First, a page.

How to make the most of CFD opportunities

  • By Author

  • February 7, 2019
  • 2:54 am BST

The number of contract for difference (CFD) trades has grown substantially over the past few years as this relative newcomer to the markets has widened its appeal to many different types of investors and speculators. This popular form of derivative trading differs from older established and so-called ‘mature’ products such as options and futures in some important ways, but essentially the scope and fast pace of the world of CFD trading are the elements that are contributing to its huge growth in popularity.

As CFD trading covers so many global financial markets, including traditional stocks and shares, forex, indices, commodities and much more, it offers a 24/7 environment that can make use of any market or exchange around the world operating at any time of day.

Basic principles

CFD traders take a position on future price movements of a particular asset which is never actually bought, sold or owned in the trade. As such, it is a form of derivative trading based on the value fluctuations of what is known as the ‘underlying asset’. As this can take the form of a variety of different markets, this allows CFD trades to utilize international exchanges in a way that no other form of trading can really compete with.

Also, taking a short or long position allows short term changes in prices to be successfully exploited, meaning that a fast turnaround can be achieved in a highly flexible ‘day trading’ style environment. 

Spotting opportunities

Research is a fundamental element in success for any form of investment or market trade, so understanding CFD trading basics is key. The next step is to know how to spot the right opportunities to take a position and make a CFD trade, so choosing the correct market at the right time is a skill that needs to be cultivated and developed.

There are various strategies that successful CFD traders use to find new opportunities. These range from complex data interpretation systems such as technical and fundamental analysis which use charts built up over different periods of time, through to the so-called ‘news strategy’ which entails paying close attention to breaking stories and headlines related to a chosen market. Each approach aims to spot trends and repeating behaviors that indicate which direction the price of a particular asset or market will move towards.

Using leverage

As a financial instrument that uses trading margins, leverage can be used to take a position within CFD trades. This means that much larger sums can be put into the equation without having to provide it as a capital amount upfront. Different brokers will offer competitive margin ratios, but it is essential to take a measured and sensible approach in this area.

Leverage has its downside as losses can grow quickly, especially in some fast-moving markets that are favored by many CFD traders such as forex. This means that having a well thought out risk management strategy is vital for successful trading. Any opportunity that looks good on paper can turn sour, so knowing how to use stop-loss orders to place a limit on potential downturns is another essential aspect that must be learned and put into action.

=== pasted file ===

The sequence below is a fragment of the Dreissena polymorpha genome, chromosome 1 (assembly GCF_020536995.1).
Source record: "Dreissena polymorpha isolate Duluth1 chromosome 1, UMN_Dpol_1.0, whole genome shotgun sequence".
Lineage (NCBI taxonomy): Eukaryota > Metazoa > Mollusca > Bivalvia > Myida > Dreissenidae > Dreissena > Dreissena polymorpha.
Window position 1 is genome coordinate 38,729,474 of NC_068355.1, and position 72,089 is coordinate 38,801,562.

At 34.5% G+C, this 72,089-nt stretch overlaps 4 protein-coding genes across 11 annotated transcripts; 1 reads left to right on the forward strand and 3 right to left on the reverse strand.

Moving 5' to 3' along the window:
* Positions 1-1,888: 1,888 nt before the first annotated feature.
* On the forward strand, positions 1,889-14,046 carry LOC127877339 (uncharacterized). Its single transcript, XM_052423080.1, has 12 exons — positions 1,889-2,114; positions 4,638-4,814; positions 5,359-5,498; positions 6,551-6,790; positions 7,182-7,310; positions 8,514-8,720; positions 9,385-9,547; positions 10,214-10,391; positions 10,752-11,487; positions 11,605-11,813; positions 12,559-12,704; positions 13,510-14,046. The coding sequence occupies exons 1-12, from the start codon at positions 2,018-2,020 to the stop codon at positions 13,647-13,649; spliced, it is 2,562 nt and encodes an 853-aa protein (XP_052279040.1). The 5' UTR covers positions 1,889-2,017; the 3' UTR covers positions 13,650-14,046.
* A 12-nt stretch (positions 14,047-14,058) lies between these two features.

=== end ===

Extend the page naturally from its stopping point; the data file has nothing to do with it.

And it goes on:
On the other hand, take-profit orders are also frequently made available. These allow traders to lock in profits if a position rises to a certain level. Both stop-loss and take-profit orders allow traders to separate themselves from the emotional aspect of making a decision on the spot.

Essentially, these limiting orders can be put in place on a CFD trading position and allow an automatic end to the trade to be activated if a certain level of loss is encountered. When using leverage as a trading tool it is foolhardy not to make the most of the safety net that these simple, yet effective, instruments make available.

Trading strategy

When you know enough about the basics to actually become active in trades, having an overarching strategy in place is another essential aspect that leads to making the most of CFD opportunities. This does not just mean knowing the best and worst case scenarios for levels to set stop-loss orders to fit your investment funding, it covers the entirety of how and why certain trades are chosen in which markets and what positions are taken.

For instance, anyone who uses technical analysis will be drawn towards assets that provide accurate and reliable data sets over certain time frames. This means that those markets which are covered by official reports on a regular basis may end up being favored. Likewise, someone who leans towards a news-based trading strategy might be more likely to make decisions and take positions that depend on breaking headlines or critical events.

Personal involvement

Whereas many investors who dabble in stocks and shares are often of the ‘buy and forget’ mentality and may even defer the responsibility for choosing assets to a third party, most CFD traders prefer a DIY approach that puts them firmly in control and makes the most of the fast-moving markets available to them. This means that there is a significant element of personal involvement in finding and using good CFD opportunities.

Staying focused and making sure that emotion does not play a part in positions taken and assets chosen is a big part of successful CFD trading, as is the realization that incremental gains can add up to a big win rather than simply looking for that jackpot trade to come along.

Choosing a reliable CFD broker is also key to making the most of the opportunities on offer, as this can really make a difference. It is not just a question of fees and costs, as different platforms will also have advantages and disadvantages and the amount and quality of information made available will obviously determine how potentially good trades can be spotted and moved on quickly enough.